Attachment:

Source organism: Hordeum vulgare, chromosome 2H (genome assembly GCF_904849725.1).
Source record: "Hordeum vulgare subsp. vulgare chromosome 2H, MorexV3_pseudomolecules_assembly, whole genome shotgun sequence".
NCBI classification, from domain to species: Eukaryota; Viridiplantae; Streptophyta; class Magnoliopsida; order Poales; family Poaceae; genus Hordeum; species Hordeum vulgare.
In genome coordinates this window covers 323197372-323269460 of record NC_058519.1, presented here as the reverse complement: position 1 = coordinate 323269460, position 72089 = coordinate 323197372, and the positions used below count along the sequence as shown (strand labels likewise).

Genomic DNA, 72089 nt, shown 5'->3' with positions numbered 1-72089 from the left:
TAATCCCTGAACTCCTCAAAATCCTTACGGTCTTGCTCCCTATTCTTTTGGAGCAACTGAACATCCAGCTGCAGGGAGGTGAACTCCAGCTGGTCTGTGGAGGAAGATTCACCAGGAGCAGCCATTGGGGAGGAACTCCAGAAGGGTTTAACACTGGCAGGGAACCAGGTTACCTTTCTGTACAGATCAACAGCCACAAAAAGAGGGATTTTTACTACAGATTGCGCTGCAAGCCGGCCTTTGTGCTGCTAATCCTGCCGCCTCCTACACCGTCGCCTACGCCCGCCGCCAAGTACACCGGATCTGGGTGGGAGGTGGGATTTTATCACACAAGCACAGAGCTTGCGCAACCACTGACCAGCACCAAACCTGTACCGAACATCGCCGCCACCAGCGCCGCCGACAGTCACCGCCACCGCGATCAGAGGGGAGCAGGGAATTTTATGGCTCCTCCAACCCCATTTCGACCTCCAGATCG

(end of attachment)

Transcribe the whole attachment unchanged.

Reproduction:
Source organism: Hordeum vulgare, chromosome 2H (genome assembly GCF_904849725.1).
Source record: "Hordeum vulgare subsp. vulgare chromosome 2H, MorexV3_pseudomolecules_assembly, whole genome shotgun sequence".
NCBI classification, from domain to species: Eukaryota; Viridiplantae; Streptophyta; class Magnoliopsida; order Poales; family Poaceae; genus Hordeum; species Hordeum vulgare.
In genome coordinates this window covers 323197372-323269460 of record NC_058519.1, presented here as the reverse complement: position 1 = coordinate 323269460, position 72089 = coordinate 323197372, and the positions used below count along the sequence as shown (strand labels likewise).

Genomic DNA, 72089 nt, shown 5'->3' with positions numbered 1-72089 from the left:
TAATCCCTGAACTCCTCAAAATCCTTACGGTCTTGCTCCCTATTCTTTTGGAGCAACTGAACATCCAGCTGCAGGGAGGTGAACTCCAGCTGGTCTGTGGAGGAAGATTCACCAGGAGCAGCCATTGGGGAGGAACTCCAGAAGGGTTTAACACTGGCAGGGAACCAGGTTACCTTTCTGTACAGATCAACAGCCACAAAAAGAGGGATTTTTACTACAGATTGCGCTGCAAGCCGGCCTTTGTGCTGCTAATCCTGCCGCCTCCTACACCGTCGCCTACGCCCGCCGCCAAGTACACCGGATCTGGGTGGGAGGTGGGATTTTATCACACAAGCACAGAGCTTGCGCAACCACTGACCAGCACCAAACCTGTACCGAACATCGCCGCCACCAGCGCCGCCGACAGTCACCGCCACCGCGATCAGAGGGGAGCAGGGAATTTTATGGCTCCTCCAACCCCATTTCGACCTCCAGATCG